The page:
By Larry Teren
The first name of Ernest was written on his birth certificate but we all called him Ernie. Few were blessed with the distinction of everyone hearing a nickname and knowing right away whom was meant. Ernie had reached that special honor fifty years earlier. Now he was just used to being old and dealing with it. The past glories were warm memories but didn’t do much to make life any easier. It didn’t matter how famous or beloved he was when he reached eighty and its health issues. The adjustments to pain and lower expectations to the joy of living were a daily challenge once the alarm clock sounded.
Ernie did not let increasing limitations ever affect his attitude. He was as cheerful as he was in the 1960s caroling to reporters on any given afternoon that he was ready to play two games before the sun set. Recently he was more concerned about former teammates problems than he was his own failing health. For Ernie, a smile was his elixir.
Ernie had said he was most proud of the statue and the Presidential Medal of Honor. Being promoted as “Mr. Cub” was not his idea but that of Mr. Wrigley, who owned the Cubs at the time. Ernie had been their first black player. The Cubs lucked out on him turning quickly into an extraordinary home run hitter. Wrigley was concerned that North Side baseball fans would not hero worship a black man so he had this media aura built up about him.
The fans did adore Ernie. He hit forty or more home runs several times and was NL MVP for both 1958 and 1959. Remarkably, he was so honored despite competing with the likes of Willie Mays and Hank Aaron while being on teams mired in the second division. He even won a gold glove award for fielding shortstop and at the time set a record for the fewest errors with the most chances.
As a six year old during the summer of 1959 I somehow lucked into owning an Ernie Banks baseball card. I mentioned to my mother that a neighbor who was a year or so older at the time tried to con me into trading his two Willie Mays card for my Ernie. Ma told me that if I had, she would have traded me as well.
By 1962, he switched to first base to save the wear on his knees and extend his career. In 1963, he suddenly got sick in the middle of the season. There was some confusion as to whether he had the mumps, an eye infection or unknown disease. For the first time, he played fewer games and his stats plummeted. By 1964, both Ron Santo and Billy Williams had eclipsed Ernie as the best on the team. But Ernie was still a major fan favorite. After all, he was the anchor at first base. How many times had an inning ended with the WGN television camera showing Ernie quickly moving his foot away from the bag running towards the dugout after the third out? Ernie was still a decent home run hitter- if not over forty a season, between twenty-five to thirty. From the early 1960s until his departure from the game in 1971, it was always Williams batting third, followed by Santo at cleanup and Ernie in the five spot. There are probably hundreds of thousands of fans today who can still recite the Cubs daily lineup that never seem to change from 1966 thru 1971.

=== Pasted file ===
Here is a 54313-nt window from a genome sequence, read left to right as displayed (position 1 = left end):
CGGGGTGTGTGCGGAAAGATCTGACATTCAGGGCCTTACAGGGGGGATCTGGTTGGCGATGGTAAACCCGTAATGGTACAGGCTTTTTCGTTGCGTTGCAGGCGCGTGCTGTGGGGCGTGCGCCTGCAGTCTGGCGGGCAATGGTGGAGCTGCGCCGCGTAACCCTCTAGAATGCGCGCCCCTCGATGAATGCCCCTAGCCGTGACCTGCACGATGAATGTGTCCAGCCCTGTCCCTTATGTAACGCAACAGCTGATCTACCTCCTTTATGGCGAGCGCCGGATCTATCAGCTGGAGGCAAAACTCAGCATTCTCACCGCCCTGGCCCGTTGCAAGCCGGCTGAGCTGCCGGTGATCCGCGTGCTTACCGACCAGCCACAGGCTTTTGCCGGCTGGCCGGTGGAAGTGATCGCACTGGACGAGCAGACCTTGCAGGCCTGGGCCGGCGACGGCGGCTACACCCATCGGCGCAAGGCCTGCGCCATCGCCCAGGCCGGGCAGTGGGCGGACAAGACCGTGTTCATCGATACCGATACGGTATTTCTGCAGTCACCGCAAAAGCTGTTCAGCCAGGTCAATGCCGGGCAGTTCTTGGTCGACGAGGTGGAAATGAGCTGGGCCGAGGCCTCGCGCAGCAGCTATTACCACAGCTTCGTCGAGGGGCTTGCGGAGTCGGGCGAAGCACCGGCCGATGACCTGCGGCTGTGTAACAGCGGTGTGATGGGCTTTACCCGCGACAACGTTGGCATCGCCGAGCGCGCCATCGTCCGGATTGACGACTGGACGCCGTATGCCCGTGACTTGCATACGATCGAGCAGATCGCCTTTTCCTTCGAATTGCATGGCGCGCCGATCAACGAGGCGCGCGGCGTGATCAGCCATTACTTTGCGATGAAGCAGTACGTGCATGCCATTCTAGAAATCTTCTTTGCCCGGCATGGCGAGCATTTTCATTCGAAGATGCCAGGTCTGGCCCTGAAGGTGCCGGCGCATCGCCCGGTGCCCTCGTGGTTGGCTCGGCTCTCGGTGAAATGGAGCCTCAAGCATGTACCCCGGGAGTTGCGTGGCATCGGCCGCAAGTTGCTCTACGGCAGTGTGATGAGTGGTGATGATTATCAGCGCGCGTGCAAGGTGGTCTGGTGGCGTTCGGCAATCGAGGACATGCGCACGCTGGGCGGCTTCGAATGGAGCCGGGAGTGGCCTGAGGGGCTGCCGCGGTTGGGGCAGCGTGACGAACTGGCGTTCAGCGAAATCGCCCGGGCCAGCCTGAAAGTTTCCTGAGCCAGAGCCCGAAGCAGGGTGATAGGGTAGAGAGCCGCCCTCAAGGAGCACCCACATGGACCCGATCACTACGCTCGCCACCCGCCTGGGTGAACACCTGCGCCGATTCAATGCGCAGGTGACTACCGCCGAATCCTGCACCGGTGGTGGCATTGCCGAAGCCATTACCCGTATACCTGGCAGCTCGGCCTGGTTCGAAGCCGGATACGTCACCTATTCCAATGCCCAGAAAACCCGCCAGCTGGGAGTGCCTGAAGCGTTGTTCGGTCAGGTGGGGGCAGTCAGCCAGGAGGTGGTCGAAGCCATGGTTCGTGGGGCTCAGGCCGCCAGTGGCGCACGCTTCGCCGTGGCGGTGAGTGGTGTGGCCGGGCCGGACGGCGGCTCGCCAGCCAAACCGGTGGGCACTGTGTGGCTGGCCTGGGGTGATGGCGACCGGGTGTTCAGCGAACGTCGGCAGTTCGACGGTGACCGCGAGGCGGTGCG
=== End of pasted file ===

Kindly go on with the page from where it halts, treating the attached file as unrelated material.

Yes, the fans adored him much but Ernie still recalled that in the racially turbulent 1960s, only Ron Santo ever visited Billy or him at their South Side homes. Then there was a 1950s incident when he and another black teammate got on a train in a different part of town to catch up with the team for a road trip. Seeing them board, a white teammate already on the train joked that he didn’t realize that the zoo was nearby.
The real Ernie Banks was like everyone else- a human being who was proud of what he accomplished even if it had happened so many years earlier. Old age didn’t change his personality. He was still more interested in what others had to say about themselves than having to brag to them about his foibles.
One can only hope that Ernie died with a smile on his face. So long, Mr. Cub.